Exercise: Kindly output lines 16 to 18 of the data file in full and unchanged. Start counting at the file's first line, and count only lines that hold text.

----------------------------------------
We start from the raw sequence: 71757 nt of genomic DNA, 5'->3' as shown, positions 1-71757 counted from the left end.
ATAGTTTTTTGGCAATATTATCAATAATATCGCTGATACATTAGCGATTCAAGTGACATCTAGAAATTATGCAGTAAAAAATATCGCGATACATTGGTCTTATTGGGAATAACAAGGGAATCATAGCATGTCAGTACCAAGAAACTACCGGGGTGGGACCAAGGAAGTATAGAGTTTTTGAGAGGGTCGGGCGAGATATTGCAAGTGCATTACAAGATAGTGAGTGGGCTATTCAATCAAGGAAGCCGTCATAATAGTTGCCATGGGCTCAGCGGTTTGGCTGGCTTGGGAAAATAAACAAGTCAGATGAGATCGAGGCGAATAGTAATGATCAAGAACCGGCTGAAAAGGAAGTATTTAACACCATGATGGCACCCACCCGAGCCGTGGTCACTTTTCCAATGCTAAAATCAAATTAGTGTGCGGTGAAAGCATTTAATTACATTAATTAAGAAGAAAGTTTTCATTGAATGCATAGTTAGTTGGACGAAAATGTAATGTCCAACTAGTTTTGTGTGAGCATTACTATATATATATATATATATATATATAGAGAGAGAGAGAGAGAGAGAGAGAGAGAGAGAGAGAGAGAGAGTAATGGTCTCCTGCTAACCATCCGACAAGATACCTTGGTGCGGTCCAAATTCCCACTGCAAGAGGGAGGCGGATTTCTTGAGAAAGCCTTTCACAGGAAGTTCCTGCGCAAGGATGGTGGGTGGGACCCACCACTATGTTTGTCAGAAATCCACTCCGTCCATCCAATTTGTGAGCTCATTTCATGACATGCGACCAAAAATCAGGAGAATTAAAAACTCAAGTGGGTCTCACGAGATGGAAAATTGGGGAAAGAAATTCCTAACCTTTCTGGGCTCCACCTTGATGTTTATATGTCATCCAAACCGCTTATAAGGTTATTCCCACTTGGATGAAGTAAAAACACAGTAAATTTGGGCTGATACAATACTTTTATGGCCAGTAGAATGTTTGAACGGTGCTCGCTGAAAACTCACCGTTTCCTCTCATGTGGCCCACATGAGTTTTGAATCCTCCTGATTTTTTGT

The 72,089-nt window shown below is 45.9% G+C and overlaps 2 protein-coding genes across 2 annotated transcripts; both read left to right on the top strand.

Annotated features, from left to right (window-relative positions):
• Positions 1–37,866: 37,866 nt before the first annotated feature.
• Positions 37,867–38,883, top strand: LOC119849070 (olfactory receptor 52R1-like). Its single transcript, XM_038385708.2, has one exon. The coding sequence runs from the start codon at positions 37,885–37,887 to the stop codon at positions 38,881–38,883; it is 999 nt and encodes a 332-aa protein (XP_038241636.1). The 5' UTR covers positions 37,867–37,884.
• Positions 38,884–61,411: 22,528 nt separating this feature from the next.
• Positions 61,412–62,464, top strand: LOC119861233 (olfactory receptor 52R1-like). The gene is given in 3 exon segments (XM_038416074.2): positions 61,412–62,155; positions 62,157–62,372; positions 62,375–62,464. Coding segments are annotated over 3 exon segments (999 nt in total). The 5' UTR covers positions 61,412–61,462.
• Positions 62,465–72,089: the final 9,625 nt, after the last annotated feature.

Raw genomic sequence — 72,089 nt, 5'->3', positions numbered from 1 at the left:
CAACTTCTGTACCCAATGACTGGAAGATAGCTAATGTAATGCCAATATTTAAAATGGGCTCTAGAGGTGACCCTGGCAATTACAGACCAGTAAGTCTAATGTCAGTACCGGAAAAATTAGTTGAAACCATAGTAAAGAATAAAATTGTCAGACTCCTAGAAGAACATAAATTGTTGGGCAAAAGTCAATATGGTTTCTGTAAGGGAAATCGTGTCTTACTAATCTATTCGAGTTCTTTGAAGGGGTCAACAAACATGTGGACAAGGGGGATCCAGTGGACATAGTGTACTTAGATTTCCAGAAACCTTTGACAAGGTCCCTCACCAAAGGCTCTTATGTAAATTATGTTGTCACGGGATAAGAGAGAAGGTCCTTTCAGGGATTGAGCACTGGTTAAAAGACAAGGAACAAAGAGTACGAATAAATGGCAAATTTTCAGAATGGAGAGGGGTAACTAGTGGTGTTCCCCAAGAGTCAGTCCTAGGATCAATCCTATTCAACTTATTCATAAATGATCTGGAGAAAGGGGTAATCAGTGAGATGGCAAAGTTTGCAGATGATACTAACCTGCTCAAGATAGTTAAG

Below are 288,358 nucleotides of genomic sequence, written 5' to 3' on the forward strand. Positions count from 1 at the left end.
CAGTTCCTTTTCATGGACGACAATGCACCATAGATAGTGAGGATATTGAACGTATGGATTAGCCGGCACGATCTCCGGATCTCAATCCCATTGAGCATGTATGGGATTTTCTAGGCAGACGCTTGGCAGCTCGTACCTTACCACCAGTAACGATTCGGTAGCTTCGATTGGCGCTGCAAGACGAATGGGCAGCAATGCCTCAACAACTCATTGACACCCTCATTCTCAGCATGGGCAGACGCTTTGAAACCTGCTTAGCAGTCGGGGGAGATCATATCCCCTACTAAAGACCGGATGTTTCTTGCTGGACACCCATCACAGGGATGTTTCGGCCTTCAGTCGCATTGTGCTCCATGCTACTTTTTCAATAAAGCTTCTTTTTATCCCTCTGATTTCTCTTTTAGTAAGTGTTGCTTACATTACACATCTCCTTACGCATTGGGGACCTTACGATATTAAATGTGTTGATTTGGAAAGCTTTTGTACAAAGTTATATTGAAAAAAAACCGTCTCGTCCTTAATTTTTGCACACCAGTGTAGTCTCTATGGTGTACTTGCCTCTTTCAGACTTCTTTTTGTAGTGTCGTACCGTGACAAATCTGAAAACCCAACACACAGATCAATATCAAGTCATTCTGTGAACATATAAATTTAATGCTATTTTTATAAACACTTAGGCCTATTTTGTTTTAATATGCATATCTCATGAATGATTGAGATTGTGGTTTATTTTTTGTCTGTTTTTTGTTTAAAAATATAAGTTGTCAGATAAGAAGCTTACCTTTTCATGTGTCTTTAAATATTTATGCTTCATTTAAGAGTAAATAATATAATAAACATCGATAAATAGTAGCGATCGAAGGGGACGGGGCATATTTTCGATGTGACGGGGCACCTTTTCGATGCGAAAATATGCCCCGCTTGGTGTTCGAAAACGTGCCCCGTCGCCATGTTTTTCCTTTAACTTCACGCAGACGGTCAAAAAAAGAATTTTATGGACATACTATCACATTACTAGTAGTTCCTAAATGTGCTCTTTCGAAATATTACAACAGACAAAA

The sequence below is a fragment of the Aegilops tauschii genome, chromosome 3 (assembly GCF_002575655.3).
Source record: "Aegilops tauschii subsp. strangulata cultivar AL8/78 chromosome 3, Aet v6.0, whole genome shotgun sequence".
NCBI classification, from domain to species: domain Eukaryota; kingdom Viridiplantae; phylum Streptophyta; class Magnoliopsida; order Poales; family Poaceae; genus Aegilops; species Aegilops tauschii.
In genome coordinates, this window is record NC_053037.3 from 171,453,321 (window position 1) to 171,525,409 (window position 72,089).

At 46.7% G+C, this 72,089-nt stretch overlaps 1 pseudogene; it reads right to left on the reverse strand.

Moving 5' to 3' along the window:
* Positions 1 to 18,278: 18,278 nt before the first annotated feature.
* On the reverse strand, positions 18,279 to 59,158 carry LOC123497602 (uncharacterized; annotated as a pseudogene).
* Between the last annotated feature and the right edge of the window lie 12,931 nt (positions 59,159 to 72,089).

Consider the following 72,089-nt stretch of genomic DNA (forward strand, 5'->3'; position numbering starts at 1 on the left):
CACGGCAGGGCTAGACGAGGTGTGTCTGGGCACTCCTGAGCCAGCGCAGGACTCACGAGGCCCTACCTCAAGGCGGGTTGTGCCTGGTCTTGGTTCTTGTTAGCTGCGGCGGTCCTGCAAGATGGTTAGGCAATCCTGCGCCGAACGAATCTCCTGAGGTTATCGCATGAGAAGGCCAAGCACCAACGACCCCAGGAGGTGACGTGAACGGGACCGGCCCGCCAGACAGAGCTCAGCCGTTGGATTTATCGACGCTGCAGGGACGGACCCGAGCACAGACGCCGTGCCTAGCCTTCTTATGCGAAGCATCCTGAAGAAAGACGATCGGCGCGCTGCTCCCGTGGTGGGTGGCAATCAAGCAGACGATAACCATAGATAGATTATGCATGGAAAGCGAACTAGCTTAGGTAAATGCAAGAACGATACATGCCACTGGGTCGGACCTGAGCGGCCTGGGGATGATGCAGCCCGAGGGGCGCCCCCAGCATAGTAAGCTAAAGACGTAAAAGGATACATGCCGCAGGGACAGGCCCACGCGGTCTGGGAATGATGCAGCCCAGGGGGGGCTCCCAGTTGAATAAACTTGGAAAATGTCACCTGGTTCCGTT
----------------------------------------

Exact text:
NCBI classification, from domain to species: domain Eukaryota; kingdom Viridiplantae; phylum Streptophyta; class Magnoliopsida; order Poales; family Poaceae; genus Aegilops; species Aegilops tauschii.
In genome coordinates, this window is record NC_053037.3 from 171,453,321 (window position 1) to 171,525,409 (window position 72,089).

At 46.7% G+C, this 72,089-nt stretch overlaps 1 pseudogene; it reads right to left on the reverse strand.